This November, voters will decide whether to give the Denver City Council more power to change the city’s budget mid-year.
The measure, which was referred to the ballot in a 12-0 vote by Council on Monday night, is led by Councilwoman At Large Robin Kniech.
Right now, “we are simply in the position of reacting,” Kniech told the finance committee last month. “We are not able to initiate. So that is what this amendment seeks to address.”
If the council had the budgeting power that Kniech is seeking, for example, it would be able to help decide how the federal coronavirus relief dollars could be spent, which is currently up to the sole discretion of Mayor Michael Hancock’s office.
As is standard in some cities across the country — such as Austin, Detroit, Philadelphia and San Francisco — Kniech wants the council to have the power to initiate appropriation of new revenue and excess revenue in the budget, as well as to authorize a transfer of an unencumbered balance.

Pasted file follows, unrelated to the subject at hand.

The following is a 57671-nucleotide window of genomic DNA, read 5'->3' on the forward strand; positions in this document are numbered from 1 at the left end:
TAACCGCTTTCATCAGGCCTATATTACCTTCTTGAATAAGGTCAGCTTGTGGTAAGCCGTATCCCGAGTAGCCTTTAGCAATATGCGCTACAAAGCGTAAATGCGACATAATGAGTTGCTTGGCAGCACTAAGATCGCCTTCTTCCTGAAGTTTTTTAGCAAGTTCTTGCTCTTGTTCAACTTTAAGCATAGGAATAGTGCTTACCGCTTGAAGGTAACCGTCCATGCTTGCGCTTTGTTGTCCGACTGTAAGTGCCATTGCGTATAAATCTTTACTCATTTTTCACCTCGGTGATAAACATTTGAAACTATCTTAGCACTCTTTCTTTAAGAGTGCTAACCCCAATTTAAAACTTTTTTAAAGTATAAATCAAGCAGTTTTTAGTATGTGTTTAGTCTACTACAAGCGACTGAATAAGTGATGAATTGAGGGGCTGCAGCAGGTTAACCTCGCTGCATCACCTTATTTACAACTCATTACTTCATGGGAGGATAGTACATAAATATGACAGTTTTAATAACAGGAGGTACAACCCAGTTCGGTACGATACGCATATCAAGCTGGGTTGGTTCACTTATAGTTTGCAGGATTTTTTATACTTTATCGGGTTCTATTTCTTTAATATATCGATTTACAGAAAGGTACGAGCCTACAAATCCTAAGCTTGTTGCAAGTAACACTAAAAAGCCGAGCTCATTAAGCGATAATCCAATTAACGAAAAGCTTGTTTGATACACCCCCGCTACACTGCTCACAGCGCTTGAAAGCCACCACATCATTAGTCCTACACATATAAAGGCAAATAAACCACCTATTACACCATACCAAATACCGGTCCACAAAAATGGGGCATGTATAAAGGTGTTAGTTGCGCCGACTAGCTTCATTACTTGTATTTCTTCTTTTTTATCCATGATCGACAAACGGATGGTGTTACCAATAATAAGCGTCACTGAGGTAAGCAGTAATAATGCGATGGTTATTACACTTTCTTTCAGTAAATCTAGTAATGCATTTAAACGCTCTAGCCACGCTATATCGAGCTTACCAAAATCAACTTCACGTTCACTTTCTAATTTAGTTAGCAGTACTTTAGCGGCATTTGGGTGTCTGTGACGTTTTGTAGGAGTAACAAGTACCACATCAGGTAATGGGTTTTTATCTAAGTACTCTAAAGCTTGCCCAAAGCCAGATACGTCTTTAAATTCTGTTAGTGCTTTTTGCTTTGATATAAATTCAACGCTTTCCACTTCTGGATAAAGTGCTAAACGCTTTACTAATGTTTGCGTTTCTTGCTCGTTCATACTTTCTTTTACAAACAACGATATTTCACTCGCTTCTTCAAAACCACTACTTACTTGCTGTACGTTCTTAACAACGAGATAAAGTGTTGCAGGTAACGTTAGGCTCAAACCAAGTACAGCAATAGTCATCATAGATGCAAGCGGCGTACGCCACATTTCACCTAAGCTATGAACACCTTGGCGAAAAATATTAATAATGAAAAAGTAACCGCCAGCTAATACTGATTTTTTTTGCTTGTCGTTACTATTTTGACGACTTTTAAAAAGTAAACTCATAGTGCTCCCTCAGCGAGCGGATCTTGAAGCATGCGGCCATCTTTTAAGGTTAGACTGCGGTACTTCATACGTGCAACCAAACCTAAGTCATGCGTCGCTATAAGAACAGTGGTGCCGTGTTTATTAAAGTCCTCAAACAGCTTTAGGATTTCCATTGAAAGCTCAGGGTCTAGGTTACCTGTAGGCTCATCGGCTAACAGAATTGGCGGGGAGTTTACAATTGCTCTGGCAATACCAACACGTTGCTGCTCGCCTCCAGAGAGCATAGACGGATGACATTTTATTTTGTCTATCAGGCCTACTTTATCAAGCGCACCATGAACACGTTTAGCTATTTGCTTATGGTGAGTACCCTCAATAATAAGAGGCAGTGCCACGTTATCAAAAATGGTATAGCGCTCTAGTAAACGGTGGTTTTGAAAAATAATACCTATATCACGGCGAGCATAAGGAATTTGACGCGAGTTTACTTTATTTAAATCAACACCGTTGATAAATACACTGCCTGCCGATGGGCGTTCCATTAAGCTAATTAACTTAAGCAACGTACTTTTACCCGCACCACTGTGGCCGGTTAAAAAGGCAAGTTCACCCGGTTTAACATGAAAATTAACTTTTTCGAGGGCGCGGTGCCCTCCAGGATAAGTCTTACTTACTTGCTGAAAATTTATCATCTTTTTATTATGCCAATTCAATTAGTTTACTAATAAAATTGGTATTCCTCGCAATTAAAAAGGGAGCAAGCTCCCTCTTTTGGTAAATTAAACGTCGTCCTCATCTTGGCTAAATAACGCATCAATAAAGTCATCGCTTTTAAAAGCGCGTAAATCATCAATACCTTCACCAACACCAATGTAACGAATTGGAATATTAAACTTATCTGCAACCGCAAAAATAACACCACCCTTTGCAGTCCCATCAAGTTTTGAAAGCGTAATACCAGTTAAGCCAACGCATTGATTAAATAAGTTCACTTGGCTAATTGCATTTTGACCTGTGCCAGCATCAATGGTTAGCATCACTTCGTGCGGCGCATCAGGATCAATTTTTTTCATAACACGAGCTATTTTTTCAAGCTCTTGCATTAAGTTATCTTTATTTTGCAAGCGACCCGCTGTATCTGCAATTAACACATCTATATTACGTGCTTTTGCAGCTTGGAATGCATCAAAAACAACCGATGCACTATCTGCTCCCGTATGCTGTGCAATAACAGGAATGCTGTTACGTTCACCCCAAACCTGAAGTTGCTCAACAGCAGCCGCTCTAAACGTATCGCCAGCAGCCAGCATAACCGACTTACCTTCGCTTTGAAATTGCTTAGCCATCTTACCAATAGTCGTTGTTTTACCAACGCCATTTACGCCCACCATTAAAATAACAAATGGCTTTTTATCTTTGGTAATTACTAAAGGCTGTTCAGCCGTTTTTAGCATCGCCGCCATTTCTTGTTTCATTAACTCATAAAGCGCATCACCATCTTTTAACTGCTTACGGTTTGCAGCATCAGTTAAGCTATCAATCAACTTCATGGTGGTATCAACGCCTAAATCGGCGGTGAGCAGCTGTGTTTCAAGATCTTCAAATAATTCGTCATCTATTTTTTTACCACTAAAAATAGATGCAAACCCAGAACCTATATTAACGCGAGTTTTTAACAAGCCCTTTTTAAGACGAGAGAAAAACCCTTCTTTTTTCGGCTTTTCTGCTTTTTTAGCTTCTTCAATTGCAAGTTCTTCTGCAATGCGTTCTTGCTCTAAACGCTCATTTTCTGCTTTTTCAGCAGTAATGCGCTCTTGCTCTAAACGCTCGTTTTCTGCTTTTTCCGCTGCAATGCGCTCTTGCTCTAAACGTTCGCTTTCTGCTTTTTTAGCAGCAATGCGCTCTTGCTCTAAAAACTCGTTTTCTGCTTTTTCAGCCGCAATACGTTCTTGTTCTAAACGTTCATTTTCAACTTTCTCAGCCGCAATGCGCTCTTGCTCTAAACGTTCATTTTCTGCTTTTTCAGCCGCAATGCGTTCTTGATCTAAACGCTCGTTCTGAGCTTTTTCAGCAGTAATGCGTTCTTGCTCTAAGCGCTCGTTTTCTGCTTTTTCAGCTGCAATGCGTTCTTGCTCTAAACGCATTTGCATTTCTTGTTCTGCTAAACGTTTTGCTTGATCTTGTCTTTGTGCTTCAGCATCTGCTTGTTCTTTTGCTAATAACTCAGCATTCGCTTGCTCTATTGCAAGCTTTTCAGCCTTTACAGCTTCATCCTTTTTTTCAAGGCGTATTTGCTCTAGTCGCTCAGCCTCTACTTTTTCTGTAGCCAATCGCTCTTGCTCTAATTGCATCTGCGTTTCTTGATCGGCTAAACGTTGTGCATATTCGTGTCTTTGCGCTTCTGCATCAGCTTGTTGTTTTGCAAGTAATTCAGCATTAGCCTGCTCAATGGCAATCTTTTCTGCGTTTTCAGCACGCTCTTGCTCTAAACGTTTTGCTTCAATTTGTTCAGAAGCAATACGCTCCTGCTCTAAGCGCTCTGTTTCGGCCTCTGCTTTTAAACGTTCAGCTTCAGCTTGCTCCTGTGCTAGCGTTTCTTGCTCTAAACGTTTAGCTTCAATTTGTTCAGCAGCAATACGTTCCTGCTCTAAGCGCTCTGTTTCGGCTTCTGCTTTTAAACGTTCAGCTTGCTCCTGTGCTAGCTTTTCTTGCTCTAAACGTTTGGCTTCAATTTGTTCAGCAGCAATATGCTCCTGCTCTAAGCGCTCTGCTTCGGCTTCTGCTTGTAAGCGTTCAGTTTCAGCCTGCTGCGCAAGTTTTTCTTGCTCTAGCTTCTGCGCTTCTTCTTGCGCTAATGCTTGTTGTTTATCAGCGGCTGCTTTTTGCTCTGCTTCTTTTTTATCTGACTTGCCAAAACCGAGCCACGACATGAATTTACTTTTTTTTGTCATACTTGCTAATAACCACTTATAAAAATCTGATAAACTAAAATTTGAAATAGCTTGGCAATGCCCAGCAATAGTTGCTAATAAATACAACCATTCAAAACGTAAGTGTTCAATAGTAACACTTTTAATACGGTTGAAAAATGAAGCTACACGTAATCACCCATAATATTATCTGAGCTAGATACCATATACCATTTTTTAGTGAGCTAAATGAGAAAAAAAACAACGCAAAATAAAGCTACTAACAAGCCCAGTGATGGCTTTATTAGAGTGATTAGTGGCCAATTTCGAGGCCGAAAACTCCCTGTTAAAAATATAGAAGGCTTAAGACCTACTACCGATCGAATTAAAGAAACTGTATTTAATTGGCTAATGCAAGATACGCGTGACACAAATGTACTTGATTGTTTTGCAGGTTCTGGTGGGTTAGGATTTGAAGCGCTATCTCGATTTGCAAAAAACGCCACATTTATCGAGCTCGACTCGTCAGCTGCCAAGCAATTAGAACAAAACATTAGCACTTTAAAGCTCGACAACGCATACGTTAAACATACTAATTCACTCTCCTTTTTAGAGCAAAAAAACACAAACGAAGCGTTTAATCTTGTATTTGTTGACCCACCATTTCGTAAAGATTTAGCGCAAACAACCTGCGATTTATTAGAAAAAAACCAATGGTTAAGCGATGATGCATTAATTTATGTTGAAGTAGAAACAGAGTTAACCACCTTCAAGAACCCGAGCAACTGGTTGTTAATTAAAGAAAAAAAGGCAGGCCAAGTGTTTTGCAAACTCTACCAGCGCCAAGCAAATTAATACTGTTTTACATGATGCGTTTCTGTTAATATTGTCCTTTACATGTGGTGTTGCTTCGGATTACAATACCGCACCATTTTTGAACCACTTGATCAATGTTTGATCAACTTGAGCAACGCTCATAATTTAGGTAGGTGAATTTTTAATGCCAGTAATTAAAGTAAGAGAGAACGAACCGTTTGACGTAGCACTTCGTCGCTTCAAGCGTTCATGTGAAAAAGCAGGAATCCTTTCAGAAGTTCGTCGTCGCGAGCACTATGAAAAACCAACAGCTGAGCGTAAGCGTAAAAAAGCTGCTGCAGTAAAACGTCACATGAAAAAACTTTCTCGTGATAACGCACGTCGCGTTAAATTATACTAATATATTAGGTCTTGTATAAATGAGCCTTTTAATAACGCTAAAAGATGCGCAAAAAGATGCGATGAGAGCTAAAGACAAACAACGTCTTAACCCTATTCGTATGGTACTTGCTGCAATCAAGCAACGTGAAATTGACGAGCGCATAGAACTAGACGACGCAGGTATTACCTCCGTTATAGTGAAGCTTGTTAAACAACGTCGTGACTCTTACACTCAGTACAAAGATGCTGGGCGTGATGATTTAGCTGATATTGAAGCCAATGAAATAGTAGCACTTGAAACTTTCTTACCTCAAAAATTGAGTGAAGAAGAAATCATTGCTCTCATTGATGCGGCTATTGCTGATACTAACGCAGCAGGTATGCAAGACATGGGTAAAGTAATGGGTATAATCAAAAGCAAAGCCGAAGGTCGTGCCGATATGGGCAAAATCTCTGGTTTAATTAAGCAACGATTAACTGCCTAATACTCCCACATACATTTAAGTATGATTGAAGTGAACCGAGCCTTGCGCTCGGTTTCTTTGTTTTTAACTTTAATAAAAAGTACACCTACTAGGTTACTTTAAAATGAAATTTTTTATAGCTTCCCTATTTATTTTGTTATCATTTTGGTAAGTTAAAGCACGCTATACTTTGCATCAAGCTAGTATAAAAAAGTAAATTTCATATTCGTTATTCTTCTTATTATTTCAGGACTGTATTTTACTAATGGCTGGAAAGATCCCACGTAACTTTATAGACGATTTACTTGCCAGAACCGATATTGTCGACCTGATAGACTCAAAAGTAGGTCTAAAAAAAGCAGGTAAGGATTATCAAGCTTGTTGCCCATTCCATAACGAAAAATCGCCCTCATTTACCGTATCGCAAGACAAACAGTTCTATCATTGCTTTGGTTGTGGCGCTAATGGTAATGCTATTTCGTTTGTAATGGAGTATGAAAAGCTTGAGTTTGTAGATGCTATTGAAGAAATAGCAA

Denver’s governing document currently does not allow the Denver City Council to initiate a spending proposal, even with super-majority support, to address a pressing city need in the middle of a fiscal year that may not have been known or possible to take up during the annual budget process. If the mayor doesn’t agree that the spending proposal is urgent or approve of the proposed approach, funds may have to wait a full year to be addressed in the next regularly scheduled budget.
The Hancock administration, including Denver’s chief financial officer Brendan Hanlon, isn’t keen on the idea.
In June, Hanlon said he remains “concerned about this proposal … mostly due to the uncertain times that we’re in right now."
More specifically, Hanlon said, he’s “most concerned” with the idea of using reserves and unspent agency funds, “because right now, those are the tools that we are using to respond to this emergency.”
Denver voters will have the opportunity to weigh in on their November 3 ballot.